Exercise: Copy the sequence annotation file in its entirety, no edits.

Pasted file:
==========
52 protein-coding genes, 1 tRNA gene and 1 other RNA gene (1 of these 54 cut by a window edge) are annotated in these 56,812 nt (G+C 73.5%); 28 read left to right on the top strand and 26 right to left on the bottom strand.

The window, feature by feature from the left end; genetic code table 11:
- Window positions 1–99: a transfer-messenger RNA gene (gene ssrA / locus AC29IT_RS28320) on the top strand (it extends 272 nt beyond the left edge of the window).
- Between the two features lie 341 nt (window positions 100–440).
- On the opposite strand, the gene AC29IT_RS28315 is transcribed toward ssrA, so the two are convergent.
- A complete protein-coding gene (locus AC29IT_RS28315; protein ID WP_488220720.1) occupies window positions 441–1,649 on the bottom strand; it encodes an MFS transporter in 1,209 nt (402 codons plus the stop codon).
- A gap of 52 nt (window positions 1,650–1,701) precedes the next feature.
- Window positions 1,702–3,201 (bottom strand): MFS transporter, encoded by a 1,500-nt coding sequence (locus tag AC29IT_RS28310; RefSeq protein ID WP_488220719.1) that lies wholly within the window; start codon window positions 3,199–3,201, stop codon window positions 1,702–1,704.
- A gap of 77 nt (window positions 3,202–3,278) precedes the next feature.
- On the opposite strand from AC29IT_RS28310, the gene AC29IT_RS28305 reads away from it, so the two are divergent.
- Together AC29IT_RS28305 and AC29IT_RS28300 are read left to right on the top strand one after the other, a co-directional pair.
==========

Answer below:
52 protein-coding genes, 1 tRNA gene and 1 other RNA gene (1 of these 54 cut by a window edge) are annotated in these 56,812 nt (G+C 73.5%); 28 read left to right on the top strand and 26 right to left on the bottom strand.

The window, feature by feature from the left end; genetic code table 11:
- Window positions 1–99: a transfer-messenger RNA gene (gene ssrA / locus AC29IT_RS28320) on the top strand (it extends 272 nt beyond the left edge of the window).
- Between the two features lie 341 nt (window positions 100–440).
- On the opposite strand, the gene AC29IT_RS28315 is transcribed toward ssrA, so the two are convergent.
- A complete protein-coding gene (locus AC29IT_RS28315; protein ID WP_488220720.1) occupies window positions 441–1,649 on the bottom strand; it encodes an MFS transporter in 1,209 nt (402 codons plus the stop codon).
- A gap of 52 nt (window positions 1,650–1,701) precedes the next feature.
- Window positions 1,702–3,201 (bottom strand): MFS transporter, encoded by a 1,500-nt coding sequence (locus tag AC29IT_RS28310; RefSeq protein ID WP_488220719.1) that lies wholly within the window; start codon window positions 3,199–3,201, stop codon window positions 1,702–1,704.
- A gap of 77 nt (window positions 3,202–3,278) precedes the next feature.
- On the opposite strand from AC29IT_RS28310, the gene AC29IT_RS28305 reads away from it, so the two are divergent.
- Together AC29IT_RS28305 and AC29IT_RS28300 are read left to right on the top strand one after the other, a co-directional pair.